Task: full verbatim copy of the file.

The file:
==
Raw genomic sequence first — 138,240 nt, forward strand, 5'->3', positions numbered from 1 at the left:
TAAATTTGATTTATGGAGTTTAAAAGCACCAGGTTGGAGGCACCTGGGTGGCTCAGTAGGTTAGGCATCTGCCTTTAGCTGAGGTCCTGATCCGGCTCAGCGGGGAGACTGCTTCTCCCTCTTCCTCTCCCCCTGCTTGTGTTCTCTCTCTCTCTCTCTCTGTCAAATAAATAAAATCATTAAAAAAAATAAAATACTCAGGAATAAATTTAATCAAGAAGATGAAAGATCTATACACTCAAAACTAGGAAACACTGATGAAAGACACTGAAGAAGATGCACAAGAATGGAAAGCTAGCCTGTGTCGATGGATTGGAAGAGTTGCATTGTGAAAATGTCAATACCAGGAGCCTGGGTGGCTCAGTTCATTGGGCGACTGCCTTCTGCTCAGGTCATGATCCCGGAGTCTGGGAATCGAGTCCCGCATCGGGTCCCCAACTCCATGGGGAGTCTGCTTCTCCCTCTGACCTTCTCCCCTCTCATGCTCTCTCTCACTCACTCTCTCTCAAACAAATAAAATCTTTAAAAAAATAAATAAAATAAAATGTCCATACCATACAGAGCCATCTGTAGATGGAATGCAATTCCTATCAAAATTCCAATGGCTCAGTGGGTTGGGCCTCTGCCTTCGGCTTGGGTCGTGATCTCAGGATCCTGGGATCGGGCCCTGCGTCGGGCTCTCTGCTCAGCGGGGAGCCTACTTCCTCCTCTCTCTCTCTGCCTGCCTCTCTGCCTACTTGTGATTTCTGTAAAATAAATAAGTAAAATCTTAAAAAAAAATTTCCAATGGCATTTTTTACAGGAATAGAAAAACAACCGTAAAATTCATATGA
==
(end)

Raw genomic sequence first — 138,240 nt, forward strand, 5'->3', positions numbered from 1 at the left:
TAAATTTGATTTATGGAGTTTAAAAGCACCAGGTTGGAGGCACCTGGGTGGCTCAGTAGGTTAGGCATCTGCCTTTAGCTGAGGTCCTGATCCGGCTCAGCGGGGAGACTGCTTCTCCCTCTTCCTCTCCCCCTGCTTGTGTTCTCTCTCTCTCTCTCTCTGTCAAATAAATAAAATCATTAAAAAAAATAAAATACTCAGGAATAAATTTAATCAAGAAGATGAAAGATCTATACACTCAAAACTAGGAAACACTGATGAAAGACACTGAAGAAGATGCACAAGAATGGAAAGCTAGCCTGTGTCGATGGATTGGAAGAGTTGCATTGTGAAAATGTCAATACCAGGAGCCTGGGTGGCTCAGTTCATTGGGCGACTGCCTTCTGCTCAGGTCATGATCCCGGAGTCTGGGAATCGAGTCCCGCATCGGGTCCCCAACTCCATGGGGAGTCTGCTTCTCCCTCTGACCTTCTCCCCTCTCATGCTCTCTCTCACTCACTCTCTCTCAAACAAATAAAATCTTTAAAAAAATAAATAAAATAAAATGTCCATACCATACAGAGCCATCTGTAGATGGAATGCAATTCCTATCAAAATTCCAATGGCTCAGTGGGTTGGGCCTCTGCCTTCGGCTTGGGTCGTGATCTCAGGATCCTGGGATCGGGCCCTGCGTCGGGCTCTCTGCTCAGCGGGGAGCCTACTTCCTCCTCTCTCTCTCTGCCTGCCTCTCTGCCTACTTGTGATTTCTGTAAAATAAATAAGTAAAATCTTAAAAAAAAATTTCCAATGGCATTTTTTACAGGAATAGAAAAACAACCGTAAAATTCATATGA